THE Postal and Regulatory authority of Zimbabwe POTRAZ has approved a tariff data increase of 48% and another one as well. On the voice of 56% in a move received with heavily mixed feelings.
This technically means that mobile and data operators are now legally permitted to increase their tariffs to that much unless they choose to run on promotional bundles that are less than the ceiling cost.
The move was meant to cushion operators against runaway inflation and costs effect of running the business.
Operators have not welcomed this move as it is paltry and out of touch with reality against heavy operational costs and high inflation, compromising the quality of service and maintenance.
The same move, however, has been received with much pain and anguish by customers who are already struggling to make ends meet amidst poor remuneration, Sharp increase of basic commodities against the cost of the living basket which is flying way lower than national inflation rates.
This has not been an easy decision for Potraz who has the mandate to make sure that every Zimbabwe has access to information and communication at a reasonable cost, while at the same time they have to provide a profitable environment for all telecommunications players while safeguarding their interests.
POTRAZ is now using the cost-based billing system that demands they input the actual costs or changes in cost factor before applying the new price to data and voice tariffs.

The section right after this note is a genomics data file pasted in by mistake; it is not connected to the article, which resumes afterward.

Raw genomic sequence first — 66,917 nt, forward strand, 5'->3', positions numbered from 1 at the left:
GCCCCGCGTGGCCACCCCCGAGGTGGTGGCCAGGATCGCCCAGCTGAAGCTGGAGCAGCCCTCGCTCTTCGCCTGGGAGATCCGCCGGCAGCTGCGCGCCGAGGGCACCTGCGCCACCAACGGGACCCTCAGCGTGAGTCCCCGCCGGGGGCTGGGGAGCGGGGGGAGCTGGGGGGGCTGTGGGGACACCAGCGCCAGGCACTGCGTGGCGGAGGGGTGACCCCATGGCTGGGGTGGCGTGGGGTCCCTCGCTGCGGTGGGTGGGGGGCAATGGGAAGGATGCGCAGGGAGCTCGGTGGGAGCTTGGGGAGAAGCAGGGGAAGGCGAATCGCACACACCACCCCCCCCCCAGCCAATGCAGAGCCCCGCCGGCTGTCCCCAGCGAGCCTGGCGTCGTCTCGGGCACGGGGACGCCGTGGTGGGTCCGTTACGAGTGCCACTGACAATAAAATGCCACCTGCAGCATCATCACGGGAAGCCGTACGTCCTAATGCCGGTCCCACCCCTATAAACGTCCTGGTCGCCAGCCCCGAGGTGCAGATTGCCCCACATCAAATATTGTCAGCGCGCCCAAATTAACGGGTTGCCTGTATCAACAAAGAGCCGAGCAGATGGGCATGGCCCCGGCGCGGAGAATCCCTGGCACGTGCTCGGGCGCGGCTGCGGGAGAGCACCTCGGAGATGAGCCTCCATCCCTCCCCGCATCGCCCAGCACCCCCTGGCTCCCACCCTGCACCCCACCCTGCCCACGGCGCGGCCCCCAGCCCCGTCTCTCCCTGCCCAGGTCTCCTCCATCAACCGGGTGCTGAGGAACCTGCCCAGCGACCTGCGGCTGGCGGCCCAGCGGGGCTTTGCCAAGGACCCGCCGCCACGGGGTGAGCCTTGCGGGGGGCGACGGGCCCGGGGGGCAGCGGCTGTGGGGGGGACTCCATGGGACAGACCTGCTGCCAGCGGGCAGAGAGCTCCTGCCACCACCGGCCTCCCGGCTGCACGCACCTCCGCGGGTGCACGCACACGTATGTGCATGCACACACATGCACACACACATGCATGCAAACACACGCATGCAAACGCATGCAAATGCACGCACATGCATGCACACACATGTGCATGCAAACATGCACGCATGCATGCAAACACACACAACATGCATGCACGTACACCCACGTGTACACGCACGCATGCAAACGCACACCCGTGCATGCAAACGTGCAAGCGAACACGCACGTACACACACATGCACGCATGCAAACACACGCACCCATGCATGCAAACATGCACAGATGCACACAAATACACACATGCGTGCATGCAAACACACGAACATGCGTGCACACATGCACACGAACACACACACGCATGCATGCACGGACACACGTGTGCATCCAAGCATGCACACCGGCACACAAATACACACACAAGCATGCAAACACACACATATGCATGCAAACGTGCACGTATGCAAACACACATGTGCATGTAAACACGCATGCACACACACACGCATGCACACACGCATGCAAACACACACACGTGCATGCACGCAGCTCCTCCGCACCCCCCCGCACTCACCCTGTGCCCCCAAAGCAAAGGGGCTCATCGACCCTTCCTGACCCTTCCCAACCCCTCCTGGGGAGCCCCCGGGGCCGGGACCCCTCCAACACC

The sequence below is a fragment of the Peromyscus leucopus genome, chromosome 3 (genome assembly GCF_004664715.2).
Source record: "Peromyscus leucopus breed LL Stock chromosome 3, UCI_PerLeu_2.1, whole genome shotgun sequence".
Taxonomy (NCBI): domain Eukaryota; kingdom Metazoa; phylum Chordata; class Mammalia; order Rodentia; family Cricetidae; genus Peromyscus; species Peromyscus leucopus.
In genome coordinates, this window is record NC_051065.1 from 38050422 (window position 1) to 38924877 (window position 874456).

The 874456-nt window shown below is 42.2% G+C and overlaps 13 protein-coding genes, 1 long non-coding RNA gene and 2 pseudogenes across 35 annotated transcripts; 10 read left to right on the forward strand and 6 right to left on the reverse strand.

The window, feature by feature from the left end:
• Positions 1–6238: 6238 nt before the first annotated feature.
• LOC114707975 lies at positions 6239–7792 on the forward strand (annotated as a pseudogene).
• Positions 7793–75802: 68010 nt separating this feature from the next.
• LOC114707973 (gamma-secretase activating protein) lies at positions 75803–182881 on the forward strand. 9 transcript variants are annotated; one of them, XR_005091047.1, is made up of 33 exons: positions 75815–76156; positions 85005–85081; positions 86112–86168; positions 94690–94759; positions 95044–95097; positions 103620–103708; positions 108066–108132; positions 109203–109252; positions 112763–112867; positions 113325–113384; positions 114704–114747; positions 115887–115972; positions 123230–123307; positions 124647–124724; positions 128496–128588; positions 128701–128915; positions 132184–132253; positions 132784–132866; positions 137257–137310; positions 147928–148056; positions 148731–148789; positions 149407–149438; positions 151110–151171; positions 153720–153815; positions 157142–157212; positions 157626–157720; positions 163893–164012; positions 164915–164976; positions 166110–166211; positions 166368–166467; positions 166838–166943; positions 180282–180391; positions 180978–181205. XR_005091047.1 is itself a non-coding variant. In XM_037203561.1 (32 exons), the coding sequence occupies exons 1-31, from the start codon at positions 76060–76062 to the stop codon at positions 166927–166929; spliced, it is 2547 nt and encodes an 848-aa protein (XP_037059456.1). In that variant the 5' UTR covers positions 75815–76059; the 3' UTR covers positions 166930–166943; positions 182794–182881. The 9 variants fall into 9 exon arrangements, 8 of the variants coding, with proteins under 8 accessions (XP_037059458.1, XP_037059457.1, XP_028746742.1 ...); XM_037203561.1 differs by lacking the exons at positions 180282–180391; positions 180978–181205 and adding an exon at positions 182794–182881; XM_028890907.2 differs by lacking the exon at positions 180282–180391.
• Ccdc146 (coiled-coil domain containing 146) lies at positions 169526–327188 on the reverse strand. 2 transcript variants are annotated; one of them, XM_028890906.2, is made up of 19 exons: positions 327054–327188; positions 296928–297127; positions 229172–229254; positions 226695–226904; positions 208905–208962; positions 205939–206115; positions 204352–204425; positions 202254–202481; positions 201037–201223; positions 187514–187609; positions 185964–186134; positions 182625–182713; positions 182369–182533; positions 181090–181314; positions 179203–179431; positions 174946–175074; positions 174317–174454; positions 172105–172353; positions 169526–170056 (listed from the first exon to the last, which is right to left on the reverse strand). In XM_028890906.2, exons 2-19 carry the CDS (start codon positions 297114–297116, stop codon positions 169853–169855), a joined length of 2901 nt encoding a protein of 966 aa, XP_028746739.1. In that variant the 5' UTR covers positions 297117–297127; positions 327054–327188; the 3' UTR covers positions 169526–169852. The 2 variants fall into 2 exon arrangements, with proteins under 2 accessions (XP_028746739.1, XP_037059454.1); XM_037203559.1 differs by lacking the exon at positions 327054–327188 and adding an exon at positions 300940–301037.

With that in mind, Internet and telecommunications providers in Zimbabwe are continuously engaging the regulator on tariff adjustments for sustainability amidst serious operational costs.
Zimbabwe Internet Access providers pay huge sums of foreign currency to import data and bring connectivity to Zimbabwe, a cost factor that determines our local price to access.
Many Zimbabwean subscribers have cried foul to the latest adjustments with many assertions that we are now a country with the most expensive data on the world, while in contrary our RTGS value has dropped making the data rates the lowest worldwide, as a matter of fact.
The real. The issue is not on the pricing of data in Zimbabwe, but mainly the disparity between official rates and black market trade rates thus has caused a major distortion coming from. An era where operators heavily borrowed after 1:1 promise and most of them are now struggling or will not be able to pay back their debts.
The second major problem lies within affordability versus earnings, Zimbabwe find it too expensive to buy data, because they earn less not because of its priced too high